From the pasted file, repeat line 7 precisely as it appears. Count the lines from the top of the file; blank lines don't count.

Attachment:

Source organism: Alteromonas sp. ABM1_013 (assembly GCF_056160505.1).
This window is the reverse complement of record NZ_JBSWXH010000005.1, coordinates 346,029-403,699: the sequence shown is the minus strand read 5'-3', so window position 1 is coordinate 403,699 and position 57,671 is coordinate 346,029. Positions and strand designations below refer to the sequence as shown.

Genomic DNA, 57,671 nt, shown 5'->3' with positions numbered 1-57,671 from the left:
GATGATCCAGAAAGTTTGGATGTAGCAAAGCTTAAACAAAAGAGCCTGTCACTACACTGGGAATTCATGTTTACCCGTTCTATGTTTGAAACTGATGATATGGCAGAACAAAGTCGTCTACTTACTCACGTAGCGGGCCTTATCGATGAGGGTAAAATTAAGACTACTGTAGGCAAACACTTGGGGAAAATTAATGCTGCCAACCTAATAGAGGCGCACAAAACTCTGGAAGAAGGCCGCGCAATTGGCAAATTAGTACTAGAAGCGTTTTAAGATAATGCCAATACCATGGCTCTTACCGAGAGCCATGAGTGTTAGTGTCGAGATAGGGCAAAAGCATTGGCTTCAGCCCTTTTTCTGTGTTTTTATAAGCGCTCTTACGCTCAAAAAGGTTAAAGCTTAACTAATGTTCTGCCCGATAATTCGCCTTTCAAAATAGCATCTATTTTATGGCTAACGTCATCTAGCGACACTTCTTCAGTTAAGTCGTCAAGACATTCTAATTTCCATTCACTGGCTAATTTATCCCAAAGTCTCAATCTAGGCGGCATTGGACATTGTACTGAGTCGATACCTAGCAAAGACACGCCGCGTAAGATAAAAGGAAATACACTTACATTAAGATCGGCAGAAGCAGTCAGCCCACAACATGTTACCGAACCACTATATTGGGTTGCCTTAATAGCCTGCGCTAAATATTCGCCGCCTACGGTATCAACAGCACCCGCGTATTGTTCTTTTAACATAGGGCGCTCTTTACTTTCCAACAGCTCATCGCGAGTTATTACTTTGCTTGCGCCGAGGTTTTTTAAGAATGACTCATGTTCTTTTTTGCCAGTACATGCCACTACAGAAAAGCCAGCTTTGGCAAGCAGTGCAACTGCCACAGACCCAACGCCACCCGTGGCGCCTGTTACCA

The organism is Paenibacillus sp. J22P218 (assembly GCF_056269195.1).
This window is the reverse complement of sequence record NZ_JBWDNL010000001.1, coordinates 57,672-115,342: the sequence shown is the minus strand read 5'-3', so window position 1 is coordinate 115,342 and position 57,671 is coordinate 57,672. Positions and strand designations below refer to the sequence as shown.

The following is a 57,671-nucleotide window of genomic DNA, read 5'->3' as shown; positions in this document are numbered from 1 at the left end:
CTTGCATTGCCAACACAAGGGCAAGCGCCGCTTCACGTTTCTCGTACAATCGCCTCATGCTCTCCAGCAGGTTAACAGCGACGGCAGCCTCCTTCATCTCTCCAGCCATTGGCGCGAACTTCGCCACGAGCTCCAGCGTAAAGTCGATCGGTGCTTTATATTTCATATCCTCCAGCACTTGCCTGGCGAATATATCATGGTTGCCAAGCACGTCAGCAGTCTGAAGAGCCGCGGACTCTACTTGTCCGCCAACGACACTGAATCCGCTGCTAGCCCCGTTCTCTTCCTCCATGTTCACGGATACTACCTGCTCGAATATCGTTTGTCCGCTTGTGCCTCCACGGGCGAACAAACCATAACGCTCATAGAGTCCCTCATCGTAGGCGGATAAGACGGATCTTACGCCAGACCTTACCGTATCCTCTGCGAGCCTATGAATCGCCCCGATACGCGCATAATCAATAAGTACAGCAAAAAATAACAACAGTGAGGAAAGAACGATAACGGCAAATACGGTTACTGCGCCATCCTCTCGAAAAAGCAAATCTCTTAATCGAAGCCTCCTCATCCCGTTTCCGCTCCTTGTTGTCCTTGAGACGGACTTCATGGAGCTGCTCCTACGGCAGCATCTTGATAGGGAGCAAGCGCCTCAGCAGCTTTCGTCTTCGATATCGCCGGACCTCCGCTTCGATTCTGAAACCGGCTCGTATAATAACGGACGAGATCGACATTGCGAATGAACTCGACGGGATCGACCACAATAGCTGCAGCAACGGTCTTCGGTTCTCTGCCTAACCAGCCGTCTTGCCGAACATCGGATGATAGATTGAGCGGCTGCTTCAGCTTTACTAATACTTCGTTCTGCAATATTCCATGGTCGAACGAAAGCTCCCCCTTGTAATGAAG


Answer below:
The following is a 57,671-nucleotide window of genomic DNA, read 5'->3' as shown; positions in this document are numbered from 1 at the left end: